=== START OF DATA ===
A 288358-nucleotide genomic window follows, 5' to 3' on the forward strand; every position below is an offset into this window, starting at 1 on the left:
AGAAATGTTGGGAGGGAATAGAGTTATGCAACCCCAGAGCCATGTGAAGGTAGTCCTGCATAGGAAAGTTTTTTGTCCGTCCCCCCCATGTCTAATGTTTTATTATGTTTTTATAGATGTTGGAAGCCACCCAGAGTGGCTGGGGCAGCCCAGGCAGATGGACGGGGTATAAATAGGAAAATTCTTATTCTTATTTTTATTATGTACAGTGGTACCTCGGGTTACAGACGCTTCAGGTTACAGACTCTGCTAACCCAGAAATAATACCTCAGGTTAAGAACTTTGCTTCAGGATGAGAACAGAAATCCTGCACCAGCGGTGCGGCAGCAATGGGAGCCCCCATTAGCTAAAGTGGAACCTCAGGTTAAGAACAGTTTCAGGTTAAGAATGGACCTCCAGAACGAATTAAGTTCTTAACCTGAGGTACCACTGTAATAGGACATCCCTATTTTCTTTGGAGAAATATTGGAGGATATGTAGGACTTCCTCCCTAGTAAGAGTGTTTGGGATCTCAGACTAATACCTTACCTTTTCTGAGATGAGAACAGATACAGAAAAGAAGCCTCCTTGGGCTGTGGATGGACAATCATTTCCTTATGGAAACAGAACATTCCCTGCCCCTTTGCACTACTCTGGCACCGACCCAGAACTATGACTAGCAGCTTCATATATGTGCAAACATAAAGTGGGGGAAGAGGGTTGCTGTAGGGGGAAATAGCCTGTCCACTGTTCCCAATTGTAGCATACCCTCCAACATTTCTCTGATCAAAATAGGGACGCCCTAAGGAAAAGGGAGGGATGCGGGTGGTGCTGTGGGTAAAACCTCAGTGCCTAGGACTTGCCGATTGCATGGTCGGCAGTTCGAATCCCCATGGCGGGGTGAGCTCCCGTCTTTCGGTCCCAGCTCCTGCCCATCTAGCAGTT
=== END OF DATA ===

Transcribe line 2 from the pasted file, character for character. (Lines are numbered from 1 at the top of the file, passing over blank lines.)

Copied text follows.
AGAAATGTTGGGAGGGAATAGAGTTATGCAACCCCAGAGCCATGTGAAGGTAGTCCTGCATAGGAAAGTTTTTTGTCCGTCCCCCCCATGTCTAATGTTTTATTATGTTTTTATAGATGTTGGAAGCCACCCAGAGTGGCTGGGGCAGCCCAGGCAGATGGACGGGGTATAAATAGGAAAATTCTTATTCTTATTTTTATTATGTACAGTGGTACCTCGGGTTACAGACGCTTCAGGTTACAGACTCTGCTAACCCAGAAATAATACCTCAGGTTAAGAACTTTGCTTCAGGATGAGAACAGAAATCCTGCACCAGCGGTGCGGCAGCAATGGGAGCCCCCATTAGCTAAAGTGGAACCTCAGGTTAAGAACAGTTTCAGGTTAAGAATGGACCTCCAGAACGAATTAAGTTCTTAACCTGAGGTACCACTGTAATAGGACATCCCTATTTTCTTTGGAGAAATATTGGAGGATATGTAGGACTTCCTCCCTAGTAAGAGTGTTTGGGATCTCAGACTAATACCTTACCTTTTCTGAGATGAGAACAGATACAGAAAAGAAGCCTCCTTGGGCTGTGGATGGACAATCATTTCCTTATGGAAACAGAACATTCCCTGCCCCTTTGCACTACTCTGGCACCGACCCAGAACTATGACTAGCAGCTTCATATATGTGCAAACATAAAGTGGGGGAAGAGGGTTGCTGTAGGGGGAAATAGCCTGTCCACTGTTCCCAATTGTAGCATACCCTCCAACATTTCTCTGATCAAAATAGGGACGCCCTAAGGAAAAGGGAGGGATGCGGGTGGTGCTGTGGGTAAAACCTCAGTGCCTAGGACTTGCCGATTGCATGGTCGGCAGTTCGAATCCCCATGGCGGGGTGAGCTCCCGTCTTTCGGTCCCAGCTCCTGCCCATCTAGCAGTT